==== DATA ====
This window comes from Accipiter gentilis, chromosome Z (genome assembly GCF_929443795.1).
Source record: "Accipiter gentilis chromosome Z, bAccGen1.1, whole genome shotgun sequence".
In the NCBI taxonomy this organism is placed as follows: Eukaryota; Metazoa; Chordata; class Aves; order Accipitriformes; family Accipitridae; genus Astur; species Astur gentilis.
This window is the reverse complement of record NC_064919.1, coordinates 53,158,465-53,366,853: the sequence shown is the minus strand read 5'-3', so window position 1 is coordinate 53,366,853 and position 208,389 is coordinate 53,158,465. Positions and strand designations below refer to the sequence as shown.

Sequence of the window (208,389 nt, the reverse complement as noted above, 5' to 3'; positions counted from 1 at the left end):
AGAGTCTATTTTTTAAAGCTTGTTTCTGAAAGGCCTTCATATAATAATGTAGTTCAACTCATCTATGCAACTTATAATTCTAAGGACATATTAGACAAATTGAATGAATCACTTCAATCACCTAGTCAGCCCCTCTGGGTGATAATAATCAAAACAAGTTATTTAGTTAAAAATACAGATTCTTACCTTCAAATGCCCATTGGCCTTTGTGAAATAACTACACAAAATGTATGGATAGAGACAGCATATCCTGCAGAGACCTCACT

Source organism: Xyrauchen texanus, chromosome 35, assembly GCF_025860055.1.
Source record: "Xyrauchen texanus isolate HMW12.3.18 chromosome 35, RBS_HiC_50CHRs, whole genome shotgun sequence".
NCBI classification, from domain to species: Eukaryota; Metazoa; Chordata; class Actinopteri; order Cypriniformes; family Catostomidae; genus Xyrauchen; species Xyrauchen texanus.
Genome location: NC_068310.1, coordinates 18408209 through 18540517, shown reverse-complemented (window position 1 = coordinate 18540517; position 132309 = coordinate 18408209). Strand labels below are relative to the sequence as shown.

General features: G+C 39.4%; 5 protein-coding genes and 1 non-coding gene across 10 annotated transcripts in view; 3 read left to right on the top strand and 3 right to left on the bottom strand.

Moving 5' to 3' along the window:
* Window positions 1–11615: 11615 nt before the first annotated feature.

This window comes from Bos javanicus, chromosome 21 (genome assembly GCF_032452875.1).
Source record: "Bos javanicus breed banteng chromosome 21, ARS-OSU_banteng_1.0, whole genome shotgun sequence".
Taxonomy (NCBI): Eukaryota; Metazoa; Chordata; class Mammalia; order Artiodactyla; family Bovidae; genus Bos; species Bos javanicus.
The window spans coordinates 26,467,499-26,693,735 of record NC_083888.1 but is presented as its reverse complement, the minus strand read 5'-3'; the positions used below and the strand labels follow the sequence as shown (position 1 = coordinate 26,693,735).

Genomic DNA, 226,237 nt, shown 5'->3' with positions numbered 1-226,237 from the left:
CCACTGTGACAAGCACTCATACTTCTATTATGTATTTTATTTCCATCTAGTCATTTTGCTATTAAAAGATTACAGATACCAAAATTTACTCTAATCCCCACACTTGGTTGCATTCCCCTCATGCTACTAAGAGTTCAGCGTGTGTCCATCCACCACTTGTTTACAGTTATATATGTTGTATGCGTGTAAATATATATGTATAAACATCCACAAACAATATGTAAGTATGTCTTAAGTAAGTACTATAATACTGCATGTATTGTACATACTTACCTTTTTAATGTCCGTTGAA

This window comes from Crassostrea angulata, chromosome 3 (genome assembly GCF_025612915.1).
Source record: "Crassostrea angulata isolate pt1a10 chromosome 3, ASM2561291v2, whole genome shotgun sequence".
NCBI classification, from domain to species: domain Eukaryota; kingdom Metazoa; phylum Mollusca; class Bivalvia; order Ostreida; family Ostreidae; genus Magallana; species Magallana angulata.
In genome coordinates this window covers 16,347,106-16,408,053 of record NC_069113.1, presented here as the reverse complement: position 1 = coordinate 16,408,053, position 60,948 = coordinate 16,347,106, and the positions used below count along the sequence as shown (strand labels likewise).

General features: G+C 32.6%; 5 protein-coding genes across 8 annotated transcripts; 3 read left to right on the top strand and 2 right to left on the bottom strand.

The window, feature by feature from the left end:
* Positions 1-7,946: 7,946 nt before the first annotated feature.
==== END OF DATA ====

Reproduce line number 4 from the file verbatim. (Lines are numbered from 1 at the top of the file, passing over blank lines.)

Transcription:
This window is the reverse complement of record NC_064919.1, coordinates 53,158,465-53,366,853: the sequence shown is the minus strand read 5'-3', so window position 1 is coordinate 53,366,853 and position 208,389 is coordinate 53,158,465. Positions and strand designations below refer to the sequence as shown.